China, U.S. kick off new round of tariffs in trade war

BEIJING, Sept 1 (Reuters) - China and the United States began imposing additional tariffs on each other's goods on Sunday, the latest escalation in a bruising trade war, despite signs that talks would resume some time this month.

U.S. President Donald Trump, writing on Twitter, said the fight was about reducing reliance on China and again urged U.S. companies to find alternate suppliers outside China.

A new round of tariffs took effect from 0401 GMT, with Beijing's levy of 5% on U.S. crude marking the first time the fuel has been targeted since the world's two largest economies started their trade war more than a year ago.

The Trump administration on Sunday began collecting 15% tariffs on more than $125 billion in Chinese imports, including smart speakers, Bluetooth headphones and many types of footwear.

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Products Walmart worries could get slammed by Trump's trade war
1. Mandarin oranges in cans
2. Rawhide for pets

3. Hair care

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4. Other bath prep

(REUTERS/Lucas Jackson)

5. Dog leashes, dog collars

(REUTERS/Caitlin Ochs)

6. Cat leashes, pet costumes
7. Hard luggage
8. Luggage, tote bags, duffle bags, handbags
9. Travel bags
10. Handbags

11. Backpacks

(Photo by Bradley C. Bower/Bloomberg via Getty Images)

12. Rolled wrapping paper
13. Gas grills
14. Makeup mirrors

15. Vacuum cleaners

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16. Toothbrush replacement heads
17. Electric razors

18. Air conditioners

(Photo by Stephen Hilger/Bloomberg via Getty Images)

19. HDMI cables, video cables, extension cords, auxiliary cords
20. Oil-less fryers and toaster ovens

21. Bicycles

(Timothy Fadek/Bloomberg via Getty Images)

22. Futons
23. Wooden furniture

24. Miscellaneous furniture, like infant pack-and-plays or patio furniture

25. Mattresses

(Photo by Milbert O. Brown/Chicago Tribune/MCT via Getty Images)

26. Christmas lights

(Patrick T. Fallon/Bloomberg via Getty Images)

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In retaliation, China started to impose additional tariffs on some of the U.S. goods on a $75-billion target list. Beijing did not specify the value of the goods that face higher tariffs from Sunday.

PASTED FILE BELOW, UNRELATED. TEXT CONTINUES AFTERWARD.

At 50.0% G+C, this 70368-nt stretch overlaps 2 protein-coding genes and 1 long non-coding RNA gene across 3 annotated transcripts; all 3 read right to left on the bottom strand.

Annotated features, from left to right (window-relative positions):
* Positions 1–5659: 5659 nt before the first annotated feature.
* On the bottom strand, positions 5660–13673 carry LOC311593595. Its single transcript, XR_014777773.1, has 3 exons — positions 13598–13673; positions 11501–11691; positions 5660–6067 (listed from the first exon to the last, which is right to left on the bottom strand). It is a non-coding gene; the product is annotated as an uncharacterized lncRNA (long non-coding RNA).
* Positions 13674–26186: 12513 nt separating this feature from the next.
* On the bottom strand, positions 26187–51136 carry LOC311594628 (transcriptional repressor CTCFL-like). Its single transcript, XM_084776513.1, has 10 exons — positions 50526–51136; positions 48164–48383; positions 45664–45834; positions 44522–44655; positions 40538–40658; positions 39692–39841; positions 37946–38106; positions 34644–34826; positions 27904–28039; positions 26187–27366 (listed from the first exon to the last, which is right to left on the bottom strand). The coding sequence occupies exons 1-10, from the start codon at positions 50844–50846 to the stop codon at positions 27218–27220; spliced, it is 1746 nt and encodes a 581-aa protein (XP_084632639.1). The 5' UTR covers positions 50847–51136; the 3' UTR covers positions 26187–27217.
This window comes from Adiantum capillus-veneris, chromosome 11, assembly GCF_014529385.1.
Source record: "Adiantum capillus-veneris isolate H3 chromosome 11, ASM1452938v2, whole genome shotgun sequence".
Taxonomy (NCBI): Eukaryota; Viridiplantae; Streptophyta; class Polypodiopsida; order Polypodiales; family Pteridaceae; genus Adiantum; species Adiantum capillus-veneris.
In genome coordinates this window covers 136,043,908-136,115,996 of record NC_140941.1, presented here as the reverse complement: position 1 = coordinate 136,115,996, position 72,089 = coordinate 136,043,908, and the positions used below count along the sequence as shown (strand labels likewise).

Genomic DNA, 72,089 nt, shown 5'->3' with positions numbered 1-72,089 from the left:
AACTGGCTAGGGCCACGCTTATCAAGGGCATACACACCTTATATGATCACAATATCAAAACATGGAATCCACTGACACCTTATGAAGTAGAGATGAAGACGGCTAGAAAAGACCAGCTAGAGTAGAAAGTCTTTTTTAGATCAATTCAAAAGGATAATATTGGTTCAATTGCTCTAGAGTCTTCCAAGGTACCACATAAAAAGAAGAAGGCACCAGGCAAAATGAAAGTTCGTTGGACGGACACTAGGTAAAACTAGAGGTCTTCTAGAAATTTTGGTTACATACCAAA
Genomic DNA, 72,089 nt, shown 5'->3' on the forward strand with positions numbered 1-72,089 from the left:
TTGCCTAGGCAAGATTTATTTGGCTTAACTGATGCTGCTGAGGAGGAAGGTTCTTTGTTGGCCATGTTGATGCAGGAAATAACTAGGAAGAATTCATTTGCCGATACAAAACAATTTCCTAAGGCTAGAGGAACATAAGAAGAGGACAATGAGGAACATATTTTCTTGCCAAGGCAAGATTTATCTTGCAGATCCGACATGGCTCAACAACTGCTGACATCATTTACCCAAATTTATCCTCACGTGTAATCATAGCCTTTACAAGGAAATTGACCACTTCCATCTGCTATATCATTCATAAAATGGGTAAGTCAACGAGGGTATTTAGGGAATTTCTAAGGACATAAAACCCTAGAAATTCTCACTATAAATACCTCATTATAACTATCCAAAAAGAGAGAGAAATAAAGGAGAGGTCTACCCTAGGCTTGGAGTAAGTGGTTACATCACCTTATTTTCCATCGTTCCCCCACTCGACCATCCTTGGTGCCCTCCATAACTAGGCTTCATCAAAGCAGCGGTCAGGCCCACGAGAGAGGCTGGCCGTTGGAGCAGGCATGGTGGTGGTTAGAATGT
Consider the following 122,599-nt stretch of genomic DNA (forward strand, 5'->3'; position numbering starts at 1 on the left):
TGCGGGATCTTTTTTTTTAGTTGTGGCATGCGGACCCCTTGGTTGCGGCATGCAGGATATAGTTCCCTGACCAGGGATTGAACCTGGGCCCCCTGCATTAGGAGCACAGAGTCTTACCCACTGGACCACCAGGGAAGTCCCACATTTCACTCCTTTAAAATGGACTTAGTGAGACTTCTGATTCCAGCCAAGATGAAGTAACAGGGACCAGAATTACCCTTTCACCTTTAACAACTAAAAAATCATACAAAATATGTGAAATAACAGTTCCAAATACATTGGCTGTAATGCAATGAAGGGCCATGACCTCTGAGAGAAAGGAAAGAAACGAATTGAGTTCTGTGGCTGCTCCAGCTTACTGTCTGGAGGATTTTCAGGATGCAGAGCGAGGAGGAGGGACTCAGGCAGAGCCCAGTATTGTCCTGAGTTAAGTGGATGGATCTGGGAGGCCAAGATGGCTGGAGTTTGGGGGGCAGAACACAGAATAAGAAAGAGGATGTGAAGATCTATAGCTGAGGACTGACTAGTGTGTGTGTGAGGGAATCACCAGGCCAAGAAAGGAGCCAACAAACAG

The extra tariffs of 5% and 10% were levied on 1,717 items of a total of 5,078 products originating from the United States. Beijing will start collecting additional tariffs on the rest from Dec. 15.

Trump on Sunday cited comments from U.S. economist Peter Morici, who claims the tariffs will not impact U.S. consumers that much given a drop in the Chinese currency, and called on U.S. companies to find suppliers outside of China.

"We don’t want to be servants to the Chinese!" he said. "This is about American Freedom. Redirect the supply chain. There is no reason to buy everything from China!"

Chinese state media struck a defiant note.

"The United States should learn how to behave like a responsible global power and stop acting as a 'school bully'," the official Xinhua news agency said.

"As the world's only superpower, it needs to shoulder its due responsibility, and join other countries in making this world a better and more prosperous place. Only then can America become great again."

Tariffs could not impede China's development, said the official People's Daily of the ruling Communist Party.

"China's booming economy has made China a fertile ground for investment that foreign companies cannot ignore," it said, in a commentary under the name 'Zhong Sheng', or 'Voice of China', which is often used to state its view on foreign policy issues.

Last month, Trump said he was increasing existing and planned tariffs by 5% on about $550-billion worth of Chinese imports after Beijing announced its own retaliatory tariffs on U.S. goods.

Tariffs of 15% on cellphones, laptop computers, toys and clothing are to take effect on Dec. 15.

The U.S. Trade Representative's Office said on Thursday it would collect public comments through Sept. 20 on a planned tariff increase to 30% on a $250-billion list of goods already hit with a 25% tariff.

Trade teams from China and the United States continue to talk and will meet in September, but tariff hikes on Chinese goods set to go in place on Sunday will not be delayed, Trump has said.

For two years, the Trump administration has sought to pressure China to make sweeping changes to its policies on intellectual property protection, forced transfers of technology to Chinese firms, industrial subsidies and market access.

China has consistently denied Washington's accusations that it engages in unfair trade practices, vowing to fight back in kind and criticizing U.S. measures as protectionist.

China has pressed the United States to cancel the tariff increase, but said last week that a September round of talks was being discussed between the two.

The trade war further strains Beijing-Washington ties, already overshadowed by U.S. freedom of navigation exercises near Chinese-occupied islands in the disputed South China Sea, and U.S. support for self-ruled and democratic Taiwan, which China claims as its own.

Trump has also linked the trade talks and the protests in Hong Kong, saying he believes the negotiations with the United States had led Beijing to be more restrained in its response to the demonstrations in Hong Kong.

(Reporting by Ben Blanchard, Judy Hua and Shivani Singh in Beijing and Andrea Shalal in Washington; Editing by Clarence Fernandez and Nick Zieminski)

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